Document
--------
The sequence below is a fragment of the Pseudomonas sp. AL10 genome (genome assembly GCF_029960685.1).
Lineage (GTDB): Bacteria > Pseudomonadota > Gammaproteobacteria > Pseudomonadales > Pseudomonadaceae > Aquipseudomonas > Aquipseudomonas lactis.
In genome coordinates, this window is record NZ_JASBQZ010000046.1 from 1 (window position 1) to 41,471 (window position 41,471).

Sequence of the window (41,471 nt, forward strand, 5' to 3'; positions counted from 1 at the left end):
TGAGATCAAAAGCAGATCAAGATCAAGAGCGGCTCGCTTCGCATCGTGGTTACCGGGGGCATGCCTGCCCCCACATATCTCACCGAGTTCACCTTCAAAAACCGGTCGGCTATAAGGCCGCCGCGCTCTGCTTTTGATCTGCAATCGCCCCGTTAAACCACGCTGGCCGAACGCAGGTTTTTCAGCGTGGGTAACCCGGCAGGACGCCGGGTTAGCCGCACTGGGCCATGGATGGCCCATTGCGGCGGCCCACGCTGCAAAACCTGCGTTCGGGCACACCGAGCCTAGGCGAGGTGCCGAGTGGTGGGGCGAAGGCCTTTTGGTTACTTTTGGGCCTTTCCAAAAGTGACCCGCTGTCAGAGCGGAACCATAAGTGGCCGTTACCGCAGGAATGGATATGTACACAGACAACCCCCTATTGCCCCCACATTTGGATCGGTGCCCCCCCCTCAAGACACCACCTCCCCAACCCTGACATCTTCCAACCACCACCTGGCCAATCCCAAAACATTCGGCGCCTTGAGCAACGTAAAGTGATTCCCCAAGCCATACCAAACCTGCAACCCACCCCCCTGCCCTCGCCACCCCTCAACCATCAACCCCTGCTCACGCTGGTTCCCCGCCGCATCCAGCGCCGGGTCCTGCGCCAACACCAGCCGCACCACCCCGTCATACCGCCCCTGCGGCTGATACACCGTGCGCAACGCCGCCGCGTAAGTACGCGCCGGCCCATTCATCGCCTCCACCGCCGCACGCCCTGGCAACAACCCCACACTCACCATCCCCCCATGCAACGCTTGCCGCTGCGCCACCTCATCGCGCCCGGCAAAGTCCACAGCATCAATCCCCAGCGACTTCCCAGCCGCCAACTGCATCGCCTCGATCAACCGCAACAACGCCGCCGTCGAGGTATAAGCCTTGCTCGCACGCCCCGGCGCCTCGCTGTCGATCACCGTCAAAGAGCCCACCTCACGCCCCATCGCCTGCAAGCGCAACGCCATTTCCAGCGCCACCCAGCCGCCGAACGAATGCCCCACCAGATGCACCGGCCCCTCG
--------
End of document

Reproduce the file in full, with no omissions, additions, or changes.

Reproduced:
The sequence below is a fragment of the Pseudomonas sp. AL10 genome (genome assembly GCF_029960685.1).
Lineage (GTDB): Bacteria > Pseudomonadota > Gammaproteobacteria > Pseudomonadales > Pseudomonadaceae > Aquipseudomonas > Aquipseudomonas lactis.
In genome coordinates, this window is record NZ_JASBQZ010000046.1 from 1 (window position 1) to 41,471 (window position 41,471).

Sequence of the window (41,471 nt, forward strand, 5' to 3'; positions counted from 1 at the left end):
TGAGATCAAAAGCAGATCAAGATCAAGAGCGGCTCGCTTCGCATCGTGGTTACCGGGGGCATGCCTGCCCCCACATATCTCACCGAGTTCACCTTCAAAAACCGGTCGGCTATAAGGCCGCCGCGCTCTGCTTTTGATCTGCAATCGCCCCGTTAAACCACGCTGGCCGAACGCAGGTTTTTCAGCGTGGGTAACCCGGCAGGACGCCGGGTTAGCCGCACTGGGCCATGGATGGCCCATTGCGGCGGCCCACGCTGCAAAACCTGCGTTCGGGCACACCGAGCCTAGGCGAGGTGCCGAGTGGTGGGGCGAAGGCCTTTTGGTTACTTTTGGGCCTTTCCAAAAGTGACCCGCTGTCAGAGCGGAACCATAAGTGGCCGTTACCGCAGGAATGGATATGTACACAGACAACCCCCTATTGCCCCCACATTTGGATCGGTGCCCCCCCCTCAAGACACCACCTCCCCAACCCTGACATCTTCCAACCACCACCTGGCCAATCCCAAAACATTCGGCGCCTTGAGCAACGTAAAGTGATTCCCCAAGCCATACCAAACCTGCAACCCACCCCCCTGCCCTCGCCACCCCTCAACCATCAACCCCTGCTCACGCTGGTTCCCCGCCGCATCCAGCGCCGGGTCCTGCGCCAACACCAGCCGCACCACCCCGTCATACCGCCCCTGCGGCTGATACACCGTGCGCAACGCCGCCGCGTAAGTACGCGCCGGCCCATTCATCGCCTCCACCGCCGCACGCCCTGGCAACAACCCCACACTCACCATCCCCCCATGCAACGCTTGCCGCTGCGCCACCTCATCGCGCCCGGCAAAGTCCACAGCATCAATCCCCAGCGACTTCCCAGCCGCCAACTGCATCGCCTCGATCAACCGCAACAACGCCGCCGTCGAGGTATAAGCCTTGCTCGCACGCCCCGGCGCCTCGCTGTCGATCACCGTCAAAGAGCCCACCTCACGCCCCATCGCCTGCAAGCGCAACGCCATTTCCAGCGCCACCCAGCCGCCGAACGAATGCCCCACCAGATGCACCGGCCCCTCG